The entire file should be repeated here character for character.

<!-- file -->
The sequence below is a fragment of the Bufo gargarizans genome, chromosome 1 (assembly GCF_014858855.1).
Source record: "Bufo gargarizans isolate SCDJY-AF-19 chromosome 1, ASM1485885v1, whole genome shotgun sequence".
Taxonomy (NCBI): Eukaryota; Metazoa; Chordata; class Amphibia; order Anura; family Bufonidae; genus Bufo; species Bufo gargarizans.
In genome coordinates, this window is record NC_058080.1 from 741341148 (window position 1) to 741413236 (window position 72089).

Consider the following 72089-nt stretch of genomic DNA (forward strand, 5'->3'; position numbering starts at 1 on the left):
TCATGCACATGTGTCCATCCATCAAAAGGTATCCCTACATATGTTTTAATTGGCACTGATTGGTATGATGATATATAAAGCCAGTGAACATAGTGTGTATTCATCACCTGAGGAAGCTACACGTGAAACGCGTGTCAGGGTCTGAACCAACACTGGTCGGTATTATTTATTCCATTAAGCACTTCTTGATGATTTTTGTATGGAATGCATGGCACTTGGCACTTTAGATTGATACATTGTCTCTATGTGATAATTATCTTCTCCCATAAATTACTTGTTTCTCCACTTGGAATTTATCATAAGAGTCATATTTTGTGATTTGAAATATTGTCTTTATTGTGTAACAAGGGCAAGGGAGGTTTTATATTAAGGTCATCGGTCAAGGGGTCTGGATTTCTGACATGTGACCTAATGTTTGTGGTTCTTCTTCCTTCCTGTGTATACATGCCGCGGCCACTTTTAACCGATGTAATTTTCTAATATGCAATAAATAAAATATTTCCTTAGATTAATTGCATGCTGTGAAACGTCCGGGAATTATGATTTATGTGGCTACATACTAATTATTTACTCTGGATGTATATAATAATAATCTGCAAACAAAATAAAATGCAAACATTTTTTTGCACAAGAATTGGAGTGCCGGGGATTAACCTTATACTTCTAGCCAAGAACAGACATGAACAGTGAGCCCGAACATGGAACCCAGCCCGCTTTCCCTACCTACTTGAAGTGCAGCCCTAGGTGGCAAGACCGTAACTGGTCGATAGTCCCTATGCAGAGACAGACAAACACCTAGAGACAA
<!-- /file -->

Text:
The sequence below is a fragment of the Bufo gargarizans genome, chromosome 1 (assembly GCF_014858855.1).
Source record: "Bufo gargarizans isolate SCDJY-AF-19 chromosome 1, ASM1485885v1, whole genome shotgun sequence".
Taxonomy (NCBI): Eukaryota; Metazoa; Chordata; class Amphibia; order Anura; family Bufonidae; genus Bufo; species Bufo gargarizans.
In genome coordinates, this window is record NC_058080.1 from 741341148 (window position 1) to 741413236 (window position 72089).

Consider the following 72089-nt stretch of genomic DNA (forward strand, 5'->3'; position numbering starts at 1 on the left):
TCATGCACATGTGTCCATCCATCAAAAGGTATCCCTACATATGTTTTAATTGGCACTGATTGGTATGATGATATATAAAGCCAGTGAACATAGTGTGTATTCATCACCTGAGGAAGCTACACGTGAAACGCGTGTCAGGGTCTGAACCAACACTGGTCGGTATTATTTATTCCATTAAGCACTTCTTGATGATTTTTGTATGGAATGCATGGCACTTGGCACTTTAGATTGATACATTGTCTCTATGTGATAATTATCTTCTCCCATAAATTACTTGTTTCTCCACTTGGAATTTATCATAAGAGTCATATTTTGTGATTTGAAATATTGTCTTTATTGTGTAACAAGGGCAAGGGAGGTTTTATATTAAGGTCATCGGTCAAGGGGTCTGGATTTCTGACATGTGACCTAATGTTTGTGGTTCTTCTTCCTTCCTGTGTATACATGCCGCGGCCACTTTTAACCGATGTAATTTTCTAATATGCAATAAATAAAATATTTCCTTAGATTAATTGCATGCTGTGAAACGTCCGGGAATTATGATTTATGTGGCTACATACTAATTATTTACTCTGGATGTATATAATAATAATCTGCAAACAAAATAAAATGCAAACATTTTTTTGCACAAGAATTGGAGTGCCGGGGATTAACCTTATACTTCTAGCCAAGAACAGACATGAACAGTGAGCCCGAACATGGAACCCAGCCCGCTTTCCCTACCTACTTGAAGTGCAGCCCTAGGTGGCAAGACCGTAACTGGTCGATAGTCCCTATGCAGAGACAGACAAACACCTAGAGACAA